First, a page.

The Appendix contains a theorem that states that the stochastic process has a time average that is arbitrarily close to TFT. More precisely, for a suitable range of population sizes, the population consists most of the time of only TFT players, provided that the average number of rounds m of the repeated prisoner's dilemma is large enough. Fig. 2 shows the (stationary) distribution of the stochastic process for numerical simulations.
The transition rate from an ALLD population to a TFT population is Nuρ, where ρ is the fixation probability of a single TFT player in an ALLD population. The transition rate from a TFT to an ALLC population is of order u, because ALLC and TFT are nearly neutral given a small complexity cost of TFT. The transition rate from an ALLC to an ALLD population is of order Nu, because ALLD has a strong selective advantage. Therefore, the most rapid transition is from ALLC to ALLD. If Nρ > 1, then the transition from ALLD to TFT is faster than the transition from TFT to ALLC. In this case, the population consists most often of TFT players.
A natural extension of our work would be to accommodate the possibility that players make mistakes, so that there is a small probability that a realized action is different from the intended action (15). This extension seems to be particularly relevant when the number of rounds is large. In two recent articles (33, 34), Brandt and Sigmund studied the effects of errors in a deterministic model for the evolution of an infinite population of ALLC, ALLD, and TFT players.
Evolutionary game theory of the last two decades has largely focused on deterministic descriptions of infinitely large populations. Most of our intuitions about evolutionary dynamics come from this important tradition (20, 21). In this article, we have shown that the intrinsic stochasticity of finite populations can lead to surprising outcomes. Instead of convergence to the only strict Nash solution (ALLD), we observe oscillations from ALLD to TFT to ALLC and back to ALLD, with a time average that is concentrated on TFT. Stochastic evolution in finite populations leads to a natural selection of reciprocity.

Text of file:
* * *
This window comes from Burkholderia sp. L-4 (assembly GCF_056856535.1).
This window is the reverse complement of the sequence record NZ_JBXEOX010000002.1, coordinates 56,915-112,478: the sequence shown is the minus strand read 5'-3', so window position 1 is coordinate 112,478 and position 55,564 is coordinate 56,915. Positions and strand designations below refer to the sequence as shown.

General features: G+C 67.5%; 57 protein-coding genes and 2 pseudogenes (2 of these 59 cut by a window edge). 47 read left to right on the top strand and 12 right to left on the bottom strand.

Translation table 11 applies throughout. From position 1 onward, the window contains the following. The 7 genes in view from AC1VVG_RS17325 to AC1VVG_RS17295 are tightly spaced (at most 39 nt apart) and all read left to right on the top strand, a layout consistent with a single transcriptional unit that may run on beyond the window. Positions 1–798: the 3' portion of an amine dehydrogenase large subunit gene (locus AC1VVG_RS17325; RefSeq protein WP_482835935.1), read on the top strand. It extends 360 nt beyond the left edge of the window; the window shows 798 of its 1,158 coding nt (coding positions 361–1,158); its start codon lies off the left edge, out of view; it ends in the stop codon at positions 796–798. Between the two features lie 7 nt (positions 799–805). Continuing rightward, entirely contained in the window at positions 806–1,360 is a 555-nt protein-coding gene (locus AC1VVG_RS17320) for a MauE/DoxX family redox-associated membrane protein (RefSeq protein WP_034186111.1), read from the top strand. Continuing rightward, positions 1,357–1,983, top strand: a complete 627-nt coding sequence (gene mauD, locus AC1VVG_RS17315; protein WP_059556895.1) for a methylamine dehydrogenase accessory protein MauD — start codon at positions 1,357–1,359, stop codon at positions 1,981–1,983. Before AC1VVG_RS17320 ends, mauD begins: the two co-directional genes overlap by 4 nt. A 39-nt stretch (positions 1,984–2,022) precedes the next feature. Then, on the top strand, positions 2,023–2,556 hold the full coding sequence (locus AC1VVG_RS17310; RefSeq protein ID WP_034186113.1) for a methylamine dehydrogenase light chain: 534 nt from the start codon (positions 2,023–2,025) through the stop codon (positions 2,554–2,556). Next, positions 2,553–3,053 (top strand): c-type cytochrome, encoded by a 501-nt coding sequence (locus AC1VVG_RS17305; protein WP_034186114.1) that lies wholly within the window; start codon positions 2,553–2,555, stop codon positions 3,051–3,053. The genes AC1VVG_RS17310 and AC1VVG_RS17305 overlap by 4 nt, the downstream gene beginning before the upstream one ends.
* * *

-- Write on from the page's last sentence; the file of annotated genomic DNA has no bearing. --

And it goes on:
Acknowledgments
We thank the referees for their detailed suggestions, which helped to improve the presentation of our results. This material is based upon work supported by National Science Foundation Grant 0426199 and by the John Templeton Foundation. The Program for Evolutionary Dynamics at Harvard University is sponsored by Jeffrey Epstein.
Footnotes

↵ † To whom correspondence should be addressed. Email: limhof{at}unibonn.de.

Author contributions: L.A.I., D.F., and M.A.N. performed research, contributed new reagents/analytic tools, and wrote the paper.

This paper was submitted directly (Track II) to the PNAS office.

Abbreviations: ALLD, always defect; ALLC, always cooperate; TFT, titfortat.
 Copyright © 2005, The National Academy of Sciences
References

↵
Luce, D. & Raiffa, H. (1957) Games and Decisions (Wiley, New York).

↵
Flood, M. M. (1958) Manage. Sci. 5 , 526.

Rubinstein, A. (1979) J. Econ. Theory 21 , 19.

Aumann, R. J. (1981) in Essays in Game Theory and Mathematical Economics in Honor of Oscar Morgenstern, ed. Aumann, R. J., pp. 1142.

Lindgren, K. (1992) in Theory and Control of Dynamical Systems, eds. Andersson, A. E., Andersson, S. I. & Ottoson, U. (World Scientific, Singapore), pp. 95107.

↵
Roth, A. E. (1993) J. Hist. Econ. Thought 15 , 184209.
 ↵

↵
Axelrod, R. & Hamilton, W. D. (1981) Science 211 , 13901396. pmid:7466396
 ↵
 ↵
 ↵
 ↵

↵
Fudenberg, D. & Maskin, E. (1990) Am. Econ. Rev. 80 , 274279.

↵
Axelrod, R. (1984) The Evolution of Cooperation (Basic Books, New York).
 ↵
 ↵
 ↵

↵
Hofbauer, J. & Sigmund, K. (1998) Evolutionary Games and Population Dynamics (Cambridge Univ. Press, Cambridge, U.K.).
 ↵
 ↵

Nash, J. F. (1950) Proc. Natl. Acad. Sci. USA 36 , 4849.

↵
Maynard Smith, J. (1982) Evolution and the Theory of Games (Cambridge Univ. Press, Cambridge, U.K.).
 ↵

Ficici, S. & Pollack, J. (2000) in Proceedings of the 2000 Genetic and Evolutionary Computation Conference, ed. Darrell Whitley, L. (Morgan–Kaufmann, San Francisco), pp. 927934.
 ↵
 ↵

↵
Moran, P. A. P. (1962) The Statistical Processes of Evolutionary Theory (Clarendon Press, Oxford).

↵
Brandt, H. & Sigmund, K. (2005) Proc. Natl. Acad. Sci. USA 102 , 26662670. pmid:15695589

↵
Brandt, H. & Sigmund, K. (2005) J. Theor. Biol., in press.

↵
Fudenberg, D., Imhof, L. A. & Nowak, M. A. (2005) Time Average of Evolutionary Oscillations, preprint.
Citation Manager Formats
More Articles of This Classification
Physical Sciences
Applied Mathematics
Related Content
 No related articles found.